The chief constable of North Yorkshire Police is being urged to apologise for her force’s past “witch-hunting of the LGBT+ community”.
The call comes in a letter to North Yorkshire’s top officer, Lisa Winward, from the veteran gay rights campaigner Peter Tatchell.
In the letter, Mr Tatchell, who is director of the human rights organisation the Peter Tatchell Foundation, acknowledges North Yorkshire Police’s “current supportive policies towards the LGBT+ community”, calling them “excellent progress”.
But he adds:
“The North Yorkshire police force was very homophobic in past decades and went out of its way to target consenting, victimless behaviour that harmed no one. It wrecked the lives of many LGBT+ people.”
The foundation is spearheading the #ApologiseNow campaign, urging all chief constables to say sorry for what it calls their “past anti-LGBT+ witch-hunts”.
In his letter, Mr Tatchell describes behaviours he says were frequently exhibited by the police:
“In the decades before the full decriminalisation of homosexuality in 2003 in England and Wales, your officers went out of their way to target and arrest gay and bisexual men for consenting, victimless behaviour. They were often excessive, harsh, vindictive and cruel.
“There was a de facto policy of sometimes releasing the names, addresses and workplaces of arrested men to the media, which led to public humiliation, ostracism, evictions, sackings and even violent attacks.
“In some cases, gay bars, clubs and even private birthday parties were raided. Same-sex couples were arrested for kissing, cuddling and holding hands in the street. Heterosexual couples engaged in similar behaviour were not. This was malicious homophobic policing and it wrecked lives.
“Upon conviction, these men were often jailed and beaten in prison. Others were hit with huge fines. Many lost their jobs, homes and marriages. Some were bashed by homophobic mobs, driven to mental breakdowns and attempted or committed suicide.
“With the stigma of a criminal conviction for a homosexual offence, a lot of the victims of police shaming had great difficulty in getting jobs and housing. Their lives were ruined by the police targeting consensual acts that harmed nobody.”
Mr Tatchell added:
“I hope that a formal apology will be made to the LGBT+ community. It would help further improve LGBT+ trust and confidence in the police, which is what we all want.
“We do not expect an apology from the police for enforcing historic homophobic laws. What we are requesting is an apology for the often abusive and threatening way those laws were enforced – ways that would be deemed illegal and unacceptable today.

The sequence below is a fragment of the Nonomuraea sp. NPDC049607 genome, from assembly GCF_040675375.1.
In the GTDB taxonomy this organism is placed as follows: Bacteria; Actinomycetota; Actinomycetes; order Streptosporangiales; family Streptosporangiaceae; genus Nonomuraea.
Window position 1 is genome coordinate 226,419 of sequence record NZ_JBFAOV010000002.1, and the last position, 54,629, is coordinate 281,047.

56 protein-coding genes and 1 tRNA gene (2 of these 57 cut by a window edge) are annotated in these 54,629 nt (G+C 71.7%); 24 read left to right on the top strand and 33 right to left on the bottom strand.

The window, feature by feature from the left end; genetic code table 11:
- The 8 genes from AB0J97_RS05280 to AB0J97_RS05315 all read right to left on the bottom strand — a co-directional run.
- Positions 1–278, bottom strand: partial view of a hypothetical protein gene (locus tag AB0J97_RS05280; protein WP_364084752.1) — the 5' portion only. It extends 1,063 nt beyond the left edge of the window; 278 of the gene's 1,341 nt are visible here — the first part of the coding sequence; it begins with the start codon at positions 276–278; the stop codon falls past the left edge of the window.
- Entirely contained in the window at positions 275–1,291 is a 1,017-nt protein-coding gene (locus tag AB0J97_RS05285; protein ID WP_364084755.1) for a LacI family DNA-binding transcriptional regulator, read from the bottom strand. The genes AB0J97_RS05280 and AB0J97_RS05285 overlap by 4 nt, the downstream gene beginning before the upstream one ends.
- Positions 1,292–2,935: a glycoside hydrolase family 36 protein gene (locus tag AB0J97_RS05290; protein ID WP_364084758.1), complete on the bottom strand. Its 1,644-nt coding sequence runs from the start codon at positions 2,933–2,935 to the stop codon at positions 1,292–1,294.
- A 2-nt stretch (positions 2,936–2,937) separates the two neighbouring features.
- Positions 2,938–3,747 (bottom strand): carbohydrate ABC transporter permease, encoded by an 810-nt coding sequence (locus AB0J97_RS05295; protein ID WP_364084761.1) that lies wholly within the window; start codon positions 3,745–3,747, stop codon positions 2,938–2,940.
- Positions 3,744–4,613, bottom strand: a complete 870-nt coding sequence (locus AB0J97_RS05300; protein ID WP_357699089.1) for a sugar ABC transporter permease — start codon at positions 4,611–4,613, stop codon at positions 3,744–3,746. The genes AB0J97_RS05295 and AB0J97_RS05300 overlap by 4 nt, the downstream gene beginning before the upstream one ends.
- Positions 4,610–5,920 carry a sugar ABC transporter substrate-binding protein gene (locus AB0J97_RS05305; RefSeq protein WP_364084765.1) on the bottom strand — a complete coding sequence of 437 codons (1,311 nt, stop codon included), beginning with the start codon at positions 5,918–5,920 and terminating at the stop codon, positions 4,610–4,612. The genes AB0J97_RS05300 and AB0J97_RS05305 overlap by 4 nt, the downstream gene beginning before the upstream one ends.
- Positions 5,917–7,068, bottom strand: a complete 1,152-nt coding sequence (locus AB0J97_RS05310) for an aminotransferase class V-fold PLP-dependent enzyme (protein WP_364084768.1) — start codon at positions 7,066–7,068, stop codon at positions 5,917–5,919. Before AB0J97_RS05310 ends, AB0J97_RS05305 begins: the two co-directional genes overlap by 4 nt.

The Metropolitan Police has already apologised for its past behaviour, and backed it up with a new LGBT+ plan for London and the appointment of LGBT+ community liaison officers in every London borough. Similar apologies have also been made by the chief constables of Sussex and South Yorkshire, but West Midlands Police has said it will not apologise.
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The Chief Constable of Northumbria, Vanessa Jardine, is the lead on LGBT+ policy among UK chief constables and has written to all chief constables supporting calls for them to say sorry. The appeal is also endorsed by the National Police LGBT+ Network, which is made up of serving LGBT+ officers.
Asked about the force’s response to Mr Tatchell’s letter, a North Yorkshire Police spokesperson told the Stray Ferret:
“North Yorkshire Police has committed itself to an array of inclusion and diversity initiatives of late, and much of that has been publicised.
“In relation to the [Peter Tatchell Foundation’s] press release, we’re aware of what other forces have done and are keeping it under consideration.”
In 2000, North Yorkshire Police was one of the first forces in the UK to establish a helpline for lesbian and gay officers and civilian staff.
More recently, its Equality Objectives 2020-24 document lays out several aims affecting the LGBT+ community, including: increasing awareness and reporting of hate crime and providing victims with appropriate support; improving the treatment of victims of crime, especially those with protected characteristics; and increasing the representation rates of LGBT+ employees in senior police roles.